The Filson Historical Society Digital Projects

Browse Items (31 total)

  • MssA_L668_F06_003d.jpg

    French passport for Eugénie Baer Hirsch (1880-1967), a French Jewish woman. She was married to Jacques Hirsch and the mother of Denise Hirsch Wolff (1909-2000). She immigrated to the United States and moved to Louisville, Kentucky, where her daughter had moved during World War II. Blank visa pages were not scanned.

    French identity card of Eugénie Baer Hirsch, a Jewish woman. She was married to Jacques Hirsch and the mother of Denise Hirsch Wolff (1909-2000).
  • 019PC48_F43_001.jpg

    Photograph of children and faculty at the Louisville, Kentucky Cabbage Patch Settlement House and arranged around a table; they appear to be replicating the last supper. They are in costume. The picture is not dated. In interviews, lifelong Cabbage Patch faculty member Roosevelt Chin claimed that the Cabbage Patch would put on multiple extravagant Bible story plays on holidays. These plays would be written by Roosevelt Chin and Mrs. John R. Green, who ran the Cabbage Patch Sewing School. Sceneries would by constructed by Roosevelt Chin and the Sewing School children; the costumes would be made from scraps collected from rummage sales by the Sewing School children.
  • 019PC48_F05_001.jpg

    A photograph of the Cabbage Patch Settlement House football team, dated 1956. The team includes both Black and white children. The Cabbage Patch Settlement House desegregated their football team in the 50s. In interviews, the lifetime Cabbage Patch worker Roosevelt Chin claimed that the Cabbage Patch was "the very first" youth group in Louisville to desegregate. One member of this desegregated football team, Sherman Lewis, would go on to become a Super Bowl winning offensive coach.
  • MssBJ_C112_F1473.pdf

    Transcript of an oral history interview with Roosevelt Chin (1933-2007) conducted by interviewer Sloane Graff in the spring of 2002. Chin discusses his parents's immigration to the United States and their lives as Chinese restaurant owners in Louisville, Kentucky. He recounts his childhood association with Cabbage Patch Settlement House and his later paid work there, beginning in 1953.
  • MssBJ_C112_F230c_1957_004.jpg

    A United States passport issued to Roosevelt Chin, a Chinese American student from Louisville, Kentucky who worked with the Cabbage Patch Settlement House for over fifty years. The passport is from 1957, when Chin traveled to Hong Kong; stamps from Hong Kong are found in the passport. Chin would later say that he always wanted to visit China, but that Hong Kong was the closest that he ever came. Hong Kong was under British authority at the time and the United States Department of State forbade passage to Communist China; a notice on the inside of the passport warns that the passport is not valid for travel to any nations "under Communist control."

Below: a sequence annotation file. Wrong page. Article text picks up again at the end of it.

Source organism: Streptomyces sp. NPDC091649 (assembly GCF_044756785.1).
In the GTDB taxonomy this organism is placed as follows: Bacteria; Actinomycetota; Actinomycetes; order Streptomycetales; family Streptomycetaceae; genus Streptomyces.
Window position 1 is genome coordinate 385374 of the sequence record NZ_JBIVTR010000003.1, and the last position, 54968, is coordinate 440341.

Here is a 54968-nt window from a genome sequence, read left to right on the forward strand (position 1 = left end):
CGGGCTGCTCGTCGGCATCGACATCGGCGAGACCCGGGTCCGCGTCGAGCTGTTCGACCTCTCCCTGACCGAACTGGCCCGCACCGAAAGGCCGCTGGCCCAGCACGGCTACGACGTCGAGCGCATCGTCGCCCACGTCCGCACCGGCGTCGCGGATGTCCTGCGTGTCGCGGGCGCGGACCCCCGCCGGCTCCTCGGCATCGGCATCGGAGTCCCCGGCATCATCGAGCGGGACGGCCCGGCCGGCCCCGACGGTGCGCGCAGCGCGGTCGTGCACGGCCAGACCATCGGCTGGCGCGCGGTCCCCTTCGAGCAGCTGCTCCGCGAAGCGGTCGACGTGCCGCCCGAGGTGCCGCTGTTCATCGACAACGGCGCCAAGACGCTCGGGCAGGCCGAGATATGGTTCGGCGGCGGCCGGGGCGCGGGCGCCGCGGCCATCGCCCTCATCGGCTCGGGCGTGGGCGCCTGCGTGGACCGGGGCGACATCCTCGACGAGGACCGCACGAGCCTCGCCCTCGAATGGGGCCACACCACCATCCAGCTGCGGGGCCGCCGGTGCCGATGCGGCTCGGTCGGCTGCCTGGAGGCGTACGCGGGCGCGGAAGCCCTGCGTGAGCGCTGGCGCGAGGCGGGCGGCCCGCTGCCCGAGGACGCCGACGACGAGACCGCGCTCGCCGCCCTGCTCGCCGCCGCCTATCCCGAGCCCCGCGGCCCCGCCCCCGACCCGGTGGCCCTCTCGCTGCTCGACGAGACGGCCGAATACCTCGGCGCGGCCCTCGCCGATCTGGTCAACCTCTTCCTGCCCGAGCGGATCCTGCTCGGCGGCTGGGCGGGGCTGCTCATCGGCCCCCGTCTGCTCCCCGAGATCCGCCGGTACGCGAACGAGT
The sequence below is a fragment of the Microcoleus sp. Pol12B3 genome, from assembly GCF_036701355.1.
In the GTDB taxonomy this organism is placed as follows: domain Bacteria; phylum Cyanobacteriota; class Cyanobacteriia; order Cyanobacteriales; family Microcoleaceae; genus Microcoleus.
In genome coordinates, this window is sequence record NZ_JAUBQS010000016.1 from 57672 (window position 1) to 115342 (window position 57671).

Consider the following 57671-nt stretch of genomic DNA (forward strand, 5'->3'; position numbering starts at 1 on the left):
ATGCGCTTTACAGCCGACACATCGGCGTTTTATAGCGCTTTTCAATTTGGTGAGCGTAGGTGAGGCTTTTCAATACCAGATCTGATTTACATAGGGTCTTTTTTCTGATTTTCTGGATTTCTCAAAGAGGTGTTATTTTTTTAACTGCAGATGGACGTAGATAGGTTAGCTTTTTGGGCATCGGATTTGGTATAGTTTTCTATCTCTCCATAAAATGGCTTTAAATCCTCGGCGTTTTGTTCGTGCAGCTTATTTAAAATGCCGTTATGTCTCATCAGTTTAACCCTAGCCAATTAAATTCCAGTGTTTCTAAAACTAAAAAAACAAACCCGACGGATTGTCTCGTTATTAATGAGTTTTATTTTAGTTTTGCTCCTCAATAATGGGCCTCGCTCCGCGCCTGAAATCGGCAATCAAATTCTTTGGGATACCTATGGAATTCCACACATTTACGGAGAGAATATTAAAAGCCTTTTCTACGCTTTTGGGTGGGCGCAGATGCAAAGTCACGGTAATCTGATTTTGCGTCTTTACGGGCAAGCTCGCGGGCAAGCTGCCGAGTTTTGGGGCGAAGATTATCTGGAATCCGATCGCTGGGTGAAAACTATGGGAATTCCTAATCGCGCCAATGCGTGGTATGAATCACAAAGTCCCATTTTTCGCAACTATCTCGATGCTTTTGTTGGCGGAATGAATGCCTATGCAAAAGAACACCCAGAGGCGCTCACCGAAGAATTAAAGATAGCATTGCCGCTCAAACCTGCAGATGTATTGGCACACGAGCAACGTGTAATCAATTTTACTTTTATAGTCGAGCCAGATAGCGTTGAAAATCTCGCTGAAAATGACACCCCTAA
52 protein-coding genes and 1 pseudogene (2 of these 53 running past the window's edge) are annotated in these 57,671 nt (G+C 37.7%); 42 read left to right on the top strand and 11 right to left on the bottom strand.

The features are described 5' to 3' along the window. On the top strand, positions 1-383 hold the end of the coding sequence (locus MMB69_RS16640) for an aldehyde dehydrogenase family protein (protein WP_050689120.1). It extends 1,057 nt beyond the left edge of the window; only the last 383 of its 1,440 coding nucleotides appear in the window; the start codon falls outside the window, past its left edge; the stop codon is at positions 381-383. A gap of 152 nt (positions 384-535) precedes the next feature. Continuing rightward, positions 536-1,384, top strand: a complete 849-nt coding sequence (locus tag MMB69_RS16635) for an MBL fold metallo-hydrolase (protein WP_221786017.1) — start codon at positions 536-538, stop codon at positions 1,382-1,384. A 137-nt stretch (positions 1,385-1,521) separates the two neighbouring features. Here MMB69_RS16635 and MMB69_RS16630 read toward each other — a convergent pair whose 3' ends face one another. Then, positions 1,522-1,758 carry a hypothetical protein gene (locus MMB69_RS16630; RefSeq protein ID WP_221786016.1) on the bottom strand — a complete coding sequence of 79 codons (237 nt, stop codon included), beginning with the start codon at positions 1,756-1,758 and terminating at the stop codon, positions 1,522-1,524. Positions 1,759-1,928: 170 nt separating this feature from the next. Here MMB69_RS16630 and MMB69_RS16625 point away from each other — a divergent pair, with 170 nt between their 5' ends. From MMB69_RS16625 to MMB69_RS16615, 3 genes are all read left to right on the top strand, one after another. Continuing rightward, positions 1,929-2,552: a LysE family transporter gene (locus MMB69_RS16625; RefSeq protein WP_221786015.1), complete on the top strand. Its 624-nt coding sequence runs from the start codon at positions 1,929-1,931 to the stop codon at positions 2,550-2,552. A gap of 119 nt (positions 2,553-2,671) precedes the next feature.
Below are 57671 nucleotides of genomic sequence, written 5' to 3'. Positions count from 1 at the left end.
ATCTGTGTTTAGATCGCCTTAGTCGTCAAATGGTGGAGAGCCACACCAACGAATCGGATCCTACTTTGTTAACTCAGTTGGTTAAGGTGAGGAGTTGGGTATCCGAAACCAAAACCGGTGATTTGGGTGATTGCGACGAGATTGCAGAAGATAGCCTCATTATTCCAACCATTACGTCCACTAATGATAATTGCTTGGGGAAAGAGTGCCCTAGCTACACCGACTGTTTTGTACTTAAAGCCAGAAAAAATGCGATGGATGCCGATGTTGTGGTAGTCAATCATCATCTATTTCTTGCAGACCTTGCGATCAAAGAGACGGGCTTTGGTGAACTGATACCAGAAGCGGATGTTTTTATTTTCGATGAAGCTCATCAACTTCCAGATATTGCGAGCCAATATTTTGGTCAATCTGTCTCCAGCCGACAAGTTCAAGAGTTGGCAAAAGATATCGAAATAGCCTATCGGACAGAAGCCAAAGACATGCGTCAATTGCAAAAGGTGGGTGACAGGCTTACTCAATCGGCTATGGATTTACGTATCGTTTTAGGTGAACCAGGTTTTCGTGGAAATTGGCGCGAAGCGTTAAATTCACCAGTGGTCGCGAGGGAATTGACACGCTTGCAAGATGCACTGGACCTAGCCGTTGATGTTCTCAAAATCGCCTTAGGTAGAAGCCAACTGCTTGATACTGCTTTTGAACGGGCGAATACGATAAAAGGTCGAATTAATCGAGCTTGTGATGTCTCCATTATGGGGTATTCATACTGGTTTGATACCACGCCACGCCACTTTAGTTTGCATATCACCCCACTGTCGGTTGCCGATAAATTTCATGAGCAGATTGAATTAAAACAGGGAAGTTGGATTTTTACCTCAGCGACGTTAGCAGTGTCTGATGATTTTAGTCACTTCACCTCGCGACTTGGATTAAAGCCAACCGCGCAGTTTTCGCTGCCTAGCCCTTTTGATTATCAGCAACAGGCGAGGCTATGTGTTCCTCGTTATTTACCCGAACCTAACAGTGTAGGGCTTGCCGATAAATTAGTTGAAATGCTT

• MssBJ_C112_1531_access_reduction.mp3

    The second portion of an interview with Roosevelt Chin (1933-2007), a lifetime worker at the Cabbage Patch Settlement House in Louisville, Kentucky. Interview conducted by Keith Cardwell. The interview duration is one hour exactly. Contains racial slurs. Chin recounts a time when he was young and tried to walk to the Cabbage Patch, only to get lost in the city. Chin describes the Protestant founder of the Cabbage Patch, Louise Marshall (1888-1981), and recalls her lack of trust of Catholics. Chin recalls his experiences with Lloyd Redman (d. 2013), an athletics coach at the Cabbage Patch. Chin describes his early jobs at the Cabbage Patch and at Miss Marshall’s home, as well as his early impressions of Miss Marshall. Chin describes the conflicts between himself and other staff members, namely Charles Dietsch (1932-2020) and Jim Cooksey (d. 2015), after Miss Marshall became inactive in the early eighties. Chin discusses the establishment of a new board and the hiring of executive director Tracy Holladay at that time. Chin describes how the Cabbage Patch got its name in the early 1910s, as well as the settlement house’s connection to famous author Alan Hegan Rice (1870-1942). Chin describes the impact that the Cabbage Patch and Miss Marshall had upon himself and his entire family. Chin briefly describes the daycare and the well-baby clinic. Chin briefly details the Cabbage Patch as it existed in the 70s and the impact of the summer program director Rod Napier upon various activities at that time.

    For the first portion of the interview, see
  • MssBJ_C112_1530_access_reduction.mp3